Thursday, September 20, 2001
HAWAII football coach June Jones said he was "kind of freaked out." Why would Kelvin Millhouse turn down a scholarship at UH to go to a junior college?
UH turns to Kelvin Millhouse
against tall receivers
By Dave Reardon
He had the prep pedigree, having starred for one of the best high school programs in the nation, Mater Dei of Santa Ana, Calif. He had the grades and test scores. And he had the Division I talent to play receiver for Hawaii.
But Millhouse had a different plan, and the Warriors are glad he stuck with it, going his own way for a year to Mt. San Antonio College in Walnut, Calif.
"Out of high school I was getting offers to play receiver and my heart was at cornerback," Millhouse said. "It's just that I've always liked cornerback."
At 6 feet 1 inch and 198 pounds, Millhouse looks like a big receiver or a safety. But his technique is catching up with his speed and athleticism, and now Millhouse is one of the rarest of college football commodities: a skilled cornerback with good size and speed.
He's still learning, but the sophomore is already considered a solid part of the Warriors' defense. Millhouse's ability to shut down opposing receivers is a key to UH rebounding from last year's 3-9 record.
This Saturday in Reno, Millhouse will be matched against Nevada's Nate Burleson, the Wolf Pack's 6-2, 180-pound wide receiver who caught eight passes for 104 yards against UH last year.
"Kelvin will be our guy when we face a really good, big receiver," secondary coach Rich Miano said. "We have confidence in Hyrum (Peters, the other starting corner), but Kelvin presents our best matchup because of his size. It's all about matchups. Kelvin is better against the pass and Hyrum is better against the run."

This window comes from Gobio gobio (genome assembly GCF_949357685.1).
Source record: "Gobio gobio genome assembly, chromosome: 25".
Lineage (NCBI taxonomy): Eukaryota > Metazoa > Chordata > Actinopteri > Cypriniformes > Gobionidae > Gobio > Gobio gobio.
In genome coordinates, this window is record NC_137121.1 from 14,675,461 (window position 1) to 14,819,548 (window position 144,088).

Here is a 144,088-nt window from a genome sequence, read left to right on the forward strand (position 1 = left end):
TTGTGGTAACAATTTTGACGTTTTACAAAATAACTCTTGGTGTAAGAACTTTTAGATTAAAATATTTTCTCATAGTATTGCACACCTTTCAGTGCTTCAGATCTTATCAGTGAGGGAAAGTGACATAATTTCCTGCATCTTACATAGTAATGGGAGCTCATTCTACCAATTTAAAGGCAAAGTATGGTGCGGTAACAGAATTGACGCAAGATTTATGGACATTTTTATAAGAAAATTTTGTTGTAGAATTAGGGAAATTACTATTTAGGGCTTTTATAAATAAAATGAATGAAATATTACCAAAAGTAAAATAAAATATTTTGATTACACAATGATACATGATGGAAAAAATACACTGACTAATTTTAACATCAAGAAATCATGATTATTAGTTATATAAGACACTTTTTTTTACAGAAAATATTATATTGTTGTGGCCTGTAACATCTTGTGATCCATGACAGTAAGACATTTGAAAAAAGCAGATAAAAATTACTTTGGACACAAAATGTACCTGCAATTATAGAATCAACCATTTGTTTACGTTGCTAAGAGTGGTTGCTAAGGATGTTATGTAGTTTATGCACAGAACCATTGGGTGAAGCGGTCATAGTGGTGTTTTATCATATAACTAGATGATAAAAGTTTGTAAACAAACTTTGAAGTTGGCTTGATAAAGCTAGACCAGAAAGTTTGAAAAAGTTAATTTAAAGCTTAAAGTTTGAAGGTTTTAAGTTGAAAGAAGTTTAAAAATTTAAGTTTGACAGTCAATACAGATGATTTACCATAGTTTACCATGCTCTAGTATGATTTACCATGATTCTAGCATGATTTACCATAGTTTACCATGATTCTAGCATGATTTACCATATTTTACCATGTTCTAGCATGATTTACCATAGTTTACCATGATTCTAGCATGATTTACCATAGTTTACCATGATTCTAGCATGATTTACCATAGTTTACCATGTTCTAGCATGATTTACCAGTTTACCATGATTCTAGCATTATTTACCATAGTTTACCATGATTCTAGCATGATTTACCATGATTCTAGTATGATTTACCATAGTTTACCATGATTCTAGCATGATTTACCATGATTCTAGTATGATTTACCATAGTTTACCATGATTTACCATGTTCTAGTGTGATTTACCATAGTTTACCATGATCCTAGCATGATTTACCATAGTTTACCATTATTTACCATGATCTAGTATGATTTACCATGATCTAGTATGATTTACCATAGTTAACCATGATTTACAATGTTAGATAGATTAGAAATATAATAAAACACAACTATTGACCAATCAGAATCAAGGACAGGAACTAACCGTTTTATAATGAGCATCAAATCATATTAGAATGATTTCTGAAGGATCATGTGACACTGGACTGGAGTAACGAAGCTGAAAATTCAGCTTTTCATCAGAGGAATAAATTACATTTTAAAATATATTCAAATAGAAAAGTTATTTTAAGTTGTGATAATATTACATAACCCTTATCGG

After Millhouse helped Mt. San Antonio to the Mission Conference championship in 1999, he accepted another scholarship offer from UH.
As a scout team defender while redshirting last year, Millhouse had some great practices.
"He'd have days where he just shut our first-team offense down," said safety Nate Jackson. "It'd be like, wow, he's got five or six picks in one day."
Miano and Jones noticed, and were tempted to push him into game action. But they resisted, thus saving a year of his eligibility.
"He did such a good job on the scout team last year. Every time you turned around, you'd see him making interceptions against the first-string guys. We were like, 'Hey, this guy's going to be a player. He's making interceptions all day,' " Miano said. "We thought about (playing him) a couple times. In retrospect, probably we should have. But it was one of those things where you don't want to rush him to the wolves."
Now, Millhouse is fast becoming one of the predators.
He didn't get an interception in his first game, the Sept. 8 season-opening 30-12 victory over Montana. But he played well, helping limit the Grizzlies to 232 passing yards on 47 attempts.
"At halftime he told me the jitters were gone," Miano said. "I was a little worried that he might not do as well in the games as in practices, but the game doesn't seem to be too big for him."
Jones is impressed, too.
"When we saw him again at Mt. SAC, he wasn't even really a starter. We took him again basically because he's very intelligent and a great athlete," Jones said. "He's developed into a very, very good corner right now. He got better and better every week last year. He doesn't make any mistakes and he can run and anticipate what the offense is going to do before they do it."
Miano and Jones said they can't remember a UH cornerback with Millhouse's size and talent since Jeris White (1970-73). White went on to a successful NFL career.
"Jeris was probably a little more explosive, but Kelvin has all the ingredients to be an NFL cornerback," Miano said. "He's tall, he plays the ball in the air, he can run, he's smart and he's a great kid. I don't know if I will ever be around a better kid. Three years of having Kelvin Millhouse around will be a luxury."
He has another attribute important for outstanding cornerbacks. He's forgetful.
Even the best cornerbacks get burned at times. When they do, it's often for a big gain and it's there for all to see. Millhouse had one such play against Montana.
He knows to learn from it and move on.
"When you make a mistake you have to look toward the next play, you have to have good amnesia," Millhouse said.
Jones and Miano are glad, though, that Kelvin Millhouse remembered the way to Manoa after that year of junior college.
Born: Jan. 7, 1981 in Santa Ana, Calif.
Prep: All-league and all-county in football at Mater Dei High School. Team won 1998 CIF championship
Against Montana: 3 tackles and 1 pass defended in first Division I-A game
Spare time: Enjoys relaxing with friends and going to movies
Parents: Janice and Kelvin Millhouse Sr. of Santa Ana, Calif.